Finally, it is worth noting a bill currently pending before the New York legislature. The Brodsky Billsomething similar is brewing in Connecticut—is significant because if passed, will be tantamount to a de facto national standard. Supported by Microsoft (probably as "one in the eye" to Google), it tracks very closely to self regulations proposed by the National Advertising Initiative (a body representing about a quarter of the industry), some eight years ago, and has been criticized as inadequate and out of date. However, while disappointingly opt-out based, it does represent something of a positive step, in that it would prohibit third parties from tracking information from websites with which it does not have a contractual relationship, and prohibiting the collection of certain sensitive information online. One to watch.

Word Count: 997 (ex. Abstract / Further Reading)

Further Reading

Phorm: Official Site

Ernst & Young Privacy Audit of Phorm

Wikipedia, Diagram illustrating how Phorm Works

Nicholas Bohm (FIPR), The Phorm 'Webwise' System - A Legal Analysis, Apr. 23 2008

Richard Clayton (Cambridge Computer Laboratory), The Phorm 'WebWise' System, Apr. 23 2008

Third Party Internet Advertising Consumer's Bill of Rights Act of 2008

Conn. HB05765 (2008) (somewhat narrower than the New York bill)

Text of the Dec 2007 FTC Statement

Cornell Law School, Right To Personal Information

Blog, Tim Tobin (Partner at Proskauer Rose), Privacy Law Blog, Consumer Advocates Target Online Behavioral Advertising: Broad Regulation Threatens to Impede Delivery of Relevant Advertising and Business Models for Free Online Content, Mar. 27 2008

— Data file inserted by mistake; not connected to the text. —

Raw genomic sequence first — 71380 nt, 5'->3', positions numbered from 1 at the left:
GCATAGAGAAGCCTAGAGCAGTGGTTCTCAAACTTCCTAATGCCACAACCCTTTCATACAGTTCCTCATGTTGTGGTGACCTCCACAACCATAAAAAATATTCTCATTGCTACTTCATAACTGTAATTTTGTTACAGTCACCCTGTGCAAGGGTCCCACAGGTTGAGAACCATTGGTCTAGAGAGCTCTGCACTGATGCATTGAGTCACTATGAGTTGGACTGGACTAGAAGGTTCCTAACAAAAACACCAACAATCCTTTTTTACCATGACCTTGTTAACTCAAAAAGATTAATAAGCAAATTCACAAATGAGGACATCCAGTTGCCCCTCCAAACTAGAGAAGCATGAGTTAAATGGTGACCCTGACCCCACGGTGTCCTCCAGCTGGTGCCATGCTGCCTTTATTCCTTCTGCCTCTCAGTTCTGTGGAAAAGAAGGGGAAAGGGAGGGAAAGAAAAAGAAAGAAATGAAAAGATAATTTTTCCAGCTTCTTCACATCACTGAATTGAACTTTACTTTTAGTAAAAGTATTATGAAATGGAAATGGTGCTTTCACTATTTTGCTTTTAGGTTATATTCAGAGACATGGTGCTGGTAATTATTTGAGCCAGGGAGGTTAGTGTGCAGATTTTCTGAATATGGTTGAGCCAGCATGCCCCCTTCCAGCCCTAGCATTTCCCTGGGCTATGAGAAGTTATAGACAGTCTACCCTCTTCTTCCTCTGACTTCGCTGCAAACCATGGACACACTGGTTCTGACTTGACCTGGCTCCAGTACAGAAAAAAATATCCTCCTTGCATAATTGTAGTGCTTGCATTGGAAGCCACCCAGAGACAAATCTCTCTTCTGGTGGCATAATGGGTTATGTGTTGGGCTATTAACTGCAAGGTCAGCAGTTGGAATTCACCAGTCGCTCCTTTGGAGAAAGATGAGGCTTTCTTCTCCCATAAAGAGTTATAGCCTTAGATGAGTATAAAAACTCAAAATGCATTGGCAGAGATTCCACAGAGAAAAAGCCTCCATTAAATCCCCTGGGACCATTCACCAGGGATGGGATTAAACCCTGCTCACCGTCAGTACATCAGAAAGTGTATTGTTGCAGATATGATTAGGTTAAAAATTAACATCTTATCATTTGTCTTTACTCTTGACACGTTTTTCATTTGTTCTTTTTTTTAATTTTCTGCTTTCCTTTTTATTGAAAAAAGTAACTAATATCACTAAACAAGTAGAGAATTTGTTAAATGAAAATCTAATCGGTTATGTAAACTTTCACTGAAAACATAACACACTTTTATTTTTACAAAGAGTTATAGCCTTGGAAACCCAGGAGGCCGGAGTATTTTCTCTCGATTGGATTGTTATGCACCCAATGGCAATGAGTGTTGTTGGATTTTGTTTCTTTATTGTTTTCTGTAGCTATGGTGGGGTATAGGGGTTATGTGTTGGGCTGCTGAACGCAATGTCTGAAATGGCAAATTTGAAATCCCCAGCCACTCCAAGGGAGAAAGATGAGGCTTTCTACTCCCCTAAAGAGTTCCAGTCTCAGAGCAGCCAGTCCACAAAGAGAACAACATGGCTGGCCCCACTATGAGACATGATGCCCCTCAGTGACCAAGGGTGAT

David Bender (Senior Privacy Counsel and DLA Piper), Do Behavioral Ads Endanger Your Privacy?,, Apr. 2 2008

The Register, The Phorm Files: All Yer Data Pimping News in One Place

Louise Story, A Push to Limit the Tracking of Web Surfers' Clicks, New York Times, Mar. 20 2008

Louise Story, How Do They Track You? Let Us Count the Ways, New York Times, Mar. 9 2008

Neil McIntosh, Letting it all hang out, The Guardian, Mar. 18 2008

Paul Boutin, You Are What You Search: AOL's Data Leak Reveals the Seven Ways People Search the Web,, Aug. 11 2006

James Edwards, Unblocking Adblock, Feb. 5 2008

Greg Sandoval, Failed Dot-Coms May be Selling Your Private Information, CNET, June 29 2000

US Companies which Meet EU Safe Harbor Provisions

Google Watch



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r10 - 23 Jan 2009 - 15:56:53 - IanSullivan